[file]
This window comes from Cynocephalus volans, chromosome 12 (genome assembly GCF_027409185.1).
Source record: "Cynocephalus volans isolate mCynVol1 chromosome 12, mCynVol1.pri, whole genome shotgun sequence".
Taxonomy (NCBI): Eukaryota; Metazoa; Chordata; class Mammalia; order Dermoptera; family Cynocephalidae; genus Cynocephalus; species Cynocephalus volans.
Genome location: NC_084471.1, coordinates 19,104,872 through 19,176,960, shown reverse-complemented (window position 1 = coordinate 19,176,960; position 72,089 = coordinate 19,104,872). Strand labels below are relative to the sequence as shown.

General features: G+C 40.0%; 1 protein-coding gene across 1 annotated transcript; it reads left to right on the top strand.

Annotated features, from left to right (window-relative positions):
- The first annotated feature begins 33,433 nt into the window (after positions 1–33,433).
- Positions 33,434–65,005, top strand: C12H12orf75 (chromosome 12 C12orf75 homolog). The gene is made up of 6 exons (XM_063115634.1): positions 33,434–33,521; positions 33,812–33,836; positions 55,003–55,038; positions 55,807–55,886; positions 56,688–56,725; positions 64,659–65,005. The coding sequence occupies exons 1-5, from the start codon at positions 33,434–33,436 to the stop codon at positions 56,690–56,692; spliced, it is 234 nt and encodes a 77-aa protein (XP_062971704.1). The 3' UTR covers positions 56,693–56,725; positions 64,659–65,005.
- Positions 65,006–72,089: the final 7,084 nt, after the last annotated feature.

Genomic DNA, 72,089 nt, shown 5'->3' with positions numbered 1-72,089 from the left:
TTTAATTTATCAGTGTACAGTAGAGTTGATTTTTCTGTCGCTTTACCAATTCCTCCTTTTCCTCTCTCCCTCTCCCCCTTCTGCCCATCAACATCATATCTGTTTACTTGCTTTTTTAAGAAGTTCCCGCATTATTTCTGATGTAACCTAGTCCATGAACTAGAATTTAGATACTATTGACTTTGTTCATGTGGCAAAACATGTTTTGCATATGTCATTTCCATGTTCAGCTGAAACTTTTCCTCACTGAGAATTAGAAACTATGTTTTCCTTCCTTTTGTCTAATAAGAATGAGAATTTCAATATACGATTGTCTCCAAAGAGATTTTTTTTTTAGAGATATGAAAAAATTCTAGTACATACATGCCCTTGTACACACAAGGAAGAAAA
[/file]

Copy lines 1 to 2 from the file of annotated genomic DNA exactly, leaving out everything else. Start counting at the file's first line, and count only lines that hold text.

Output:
This window comes from Cynocephalus volans, chromosome 12 (genome assembly GCF_027409185.1).
Source record: "Cynocephalus volans isolate mCynVol1 chromosome 12, mCynVol1.pri, whole genome shotgun sequence".